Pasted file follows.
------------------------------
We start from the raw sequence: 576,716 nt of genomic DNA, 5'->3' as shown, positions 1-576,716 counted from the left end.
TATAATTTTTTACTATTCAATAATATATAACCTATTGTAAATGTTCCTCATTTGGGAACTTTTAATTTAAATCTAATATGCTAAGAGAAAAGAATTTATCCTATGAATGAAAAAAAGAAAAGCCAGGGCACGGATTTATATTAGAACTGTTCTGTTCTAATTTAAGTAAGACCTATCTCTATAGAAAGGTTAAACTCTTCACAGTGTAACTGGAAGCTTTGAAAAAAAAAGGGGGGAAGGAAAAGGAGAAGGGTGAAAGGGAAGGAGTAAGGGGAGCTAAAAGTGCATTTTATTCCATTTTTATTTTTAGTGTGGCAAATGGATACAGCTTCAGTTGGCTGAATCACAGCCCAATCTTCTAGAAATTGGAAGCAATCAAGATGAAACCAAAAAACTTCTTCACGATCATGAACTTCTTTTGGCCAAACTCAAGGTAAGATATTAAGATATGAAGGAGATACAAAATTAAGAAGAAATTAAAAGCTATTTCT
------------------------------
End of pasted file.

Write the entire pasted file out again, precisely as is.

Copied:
We start from the raw sequence: 576,716 nt of genomic DNA, 5'->3' as shown, positions 1-576,716 counted from the left end.
TATAATTTTTTACTATTCAATAATATATAACCTATTGTAAATGTTCCTCATTTGGGAACTTTTAATTTAAATCTAATATGCTAAGAGAAAAGAATTTATCCTATGAATGAAAAAAAGAAAAGCCAGGGCACGGATTTATATTAGAACTGTTCTGTTCTAATTTAAGTAAGACCTATCTCTATAGAAAGGTTAAACTCTTCACAGTGTAACTGGAAGCTTTGAAAAAAAAAGGGGGGAAGGAAAAGGAGAAGGGTGAAAGGGAAGGAGTAAGGGGAGCTAAAAGTGCATTTTATTCCATTTTTATTTTTAGTGTGGCAAATGGATACAGCTTCAGTTGGCTGAATCACAGCCCAATCTTCTAGAAATTGGAAGCAATCAAGATGAAACCAAAAAACTTCTTCACGATCATGAACTTCTTTTGGCCAAACTCAAGGTAAGATATTAAGATATGAAGGAGATACAAAATTAAGAAGAAATTAAAAGCTATTTCT